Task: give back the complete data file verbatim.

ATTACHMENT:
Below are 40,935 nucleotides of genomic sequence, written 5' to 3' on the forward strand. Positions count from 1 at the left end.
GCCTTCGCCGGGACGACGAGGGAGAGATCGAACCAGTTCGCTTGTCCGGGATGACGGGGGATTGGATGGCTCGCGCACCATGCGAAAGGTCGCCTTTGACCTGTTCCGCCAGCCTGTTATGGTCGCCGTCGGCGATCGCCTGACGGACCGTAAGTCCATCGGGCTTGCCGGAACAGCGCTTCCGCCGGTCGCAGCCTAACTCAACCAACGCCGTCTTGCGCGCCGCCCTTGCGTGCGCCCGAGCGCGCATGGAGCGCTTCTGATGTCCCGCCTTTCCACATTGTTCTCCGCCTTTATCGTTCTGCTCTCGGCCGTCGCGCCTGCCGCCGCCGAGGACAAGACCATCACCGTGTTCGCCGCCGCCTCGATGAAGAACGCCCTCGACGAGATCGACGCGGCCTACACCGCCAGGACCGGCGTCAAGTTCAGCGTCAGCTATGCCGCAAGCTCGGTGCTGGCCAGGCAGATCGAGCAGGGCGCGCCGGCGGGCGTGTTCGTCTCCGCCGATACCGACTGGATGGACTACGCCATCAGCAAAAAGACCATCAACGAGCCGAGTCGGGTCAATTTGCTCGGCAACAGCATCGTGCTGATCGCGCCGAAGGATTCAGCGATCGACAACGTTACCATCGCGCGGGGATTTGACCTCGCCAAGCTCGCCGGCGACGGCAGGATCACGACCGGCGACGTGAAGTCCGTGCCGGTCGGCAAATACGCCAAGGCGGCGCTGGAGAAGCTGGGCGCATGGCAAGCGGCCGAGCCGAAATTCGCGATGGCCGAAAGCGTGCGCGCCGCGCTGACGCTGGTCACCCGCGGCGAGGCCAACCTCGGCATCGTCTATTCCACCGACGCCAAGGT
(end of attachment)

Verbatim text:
Below are 40,935 nucleotides of genomic sequence, written 5' to 3' on the forward strand. Positions count from 1 at the left end.
GCCTTCGCCGGGACGACGAGGGAGAGATCGAACCAGTTCGCTTGTCCGGGATGACGGGGGATTGGATGGCTCGCGCACCATGCGAAAGGTCGCCTTTGACCTGTTCCGCCAGCCTGTTATGGTCGCCGTCGGCGATCGCCTGACGGACCGTAAGTCCATCGGGCTTGCCGGAACAGCGCTTCCGCCGGTCGCAGCCTAACTCAACCAACGCCGTCTTGCGCGCCGCCCTTGCGTGCGCCCGAGCGCGCATGGAGCGCTTCTGATGTCCCGCCTTTCCACATTGTTCTCCGCCTTTATCGTTCTGCTCTCGGCCGTCGCGCCTGCCGCCGCCGAGGACAAGACCATCACCGTGTTCGCCGCCGCCTCGATGAAGAACGCCCTCGACGAGATCGACGCGGCCTACACCGCCAGGACCGGCGTCAAGTTCAGCGTCAGCTATGCCGCAAGCTCGGTGCTGGCCAGGCAGATCGAGCAGGGCGCGCCGGCGGGCGTGTTCGTCTCCGCCGATACCGACTGGATGGACTACGCCATCAGCAAAAAGACCATCAACGAGCCGAGTCGGGTCAATTTGCTCGGCAACAGCATCGTGCTGATCGCGCCGAAGGATTCAGCGATCGACAACGTTACCATCGCGCGGGGATTTGACCTCGCCAAGCTCGCCGGCGACGGCAGGATCACGACCGGCGACGTGAAGTCCGTGCCGGTCGGCAAATACGCCAAGGCGGCGCTGGAGAAGCTGGGCGCATGGCAAGCGGCCGAGCCGAAATTCGCGATGGCCGAAAGCGTGCGCGCCGCGCTGACGCTGGTCACCCGCGGCGAGGCCAACCTCGGCATCGTCTATTCCACCGACGCCAAGGT